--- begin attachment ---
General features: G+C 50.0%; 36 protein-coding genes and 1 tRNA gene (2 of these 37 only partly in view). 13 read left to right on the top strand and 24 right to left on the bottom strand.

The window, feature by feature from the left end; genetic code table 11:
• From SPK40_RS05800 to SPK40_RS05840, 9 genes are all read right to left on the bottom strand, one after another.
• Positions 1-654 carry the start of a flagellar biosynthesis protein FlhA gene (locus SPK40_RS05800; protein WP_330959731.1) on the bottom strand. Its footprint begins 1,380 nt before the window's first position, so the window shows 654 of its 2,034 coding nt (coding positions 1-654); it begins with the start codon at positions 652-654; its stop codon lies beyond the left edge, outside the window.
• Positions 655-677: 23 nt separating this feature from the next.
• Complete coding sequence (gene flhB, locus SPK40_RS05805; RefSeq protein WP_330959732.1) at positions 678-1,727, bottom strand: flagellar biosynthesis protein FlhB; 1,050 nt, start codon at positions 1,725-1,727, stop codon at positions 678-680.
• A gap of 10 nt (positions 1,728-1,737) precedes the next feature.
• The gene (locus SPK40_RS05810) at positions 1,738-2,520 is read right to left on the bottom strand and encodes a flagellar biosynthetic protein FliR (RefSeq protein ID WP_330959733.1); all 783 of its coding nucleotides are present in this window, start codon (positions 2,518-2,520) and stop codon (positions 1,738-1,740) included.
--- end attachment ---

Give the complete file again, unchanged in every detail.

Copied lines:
General features: G+C 50.0%; 36 protein-coding genes and 1 tRNA gene (2 of these 37 only partly in view). 13 read left to right on the top strand and 24 right to left on the bottom strand.

The window, feature by feature from the left end; genetic code table 11:
• From SPK40_RS05800 to SPK40_RS05840, 9 genes are all read right to left on the bottom strand, one after another.
• Positions 1-654 carry the start of a flagellar biosynthesis protein FlhA gene (locus SPK40_RS05800; protein WP_330959731.1) on the bottom strand. Its footprint begins 1,380 nt before the window's first position, so the window shows 654 of its 2,034 coding nt (coding positions 1-654); it begins with the start codon at positions 652-654; its stop codon lies beyond the left edge, outside the window.
• Positions 655-677: 23 nt separating this feature from the next.
• Complete coding sequence (gene flhB, locus SPK40_RS05805; RefSeq protein WP_330959732.1) at positions 678-1,727, bottom strand: flagellar biosynthesis protein FlhB; 1,050 nt, start codon at positions 1,725-1,727, stop codon at positions 678-680.
• A gap of 10 nt (positions 1,728-1,737) precedes the next feature.
• The gene (locus SPK40_RS05810) at positions 1,738-2,520 is read right to left on the bottom strand and encodes a flagellar biosynthetic protein FliR (RefSeq protein ID WP_330959733.1); all 783 of its coding nucleotides are present in this window, start codon (positions 2,518-2,520) and stop codon (positions 1,738-1,740) included.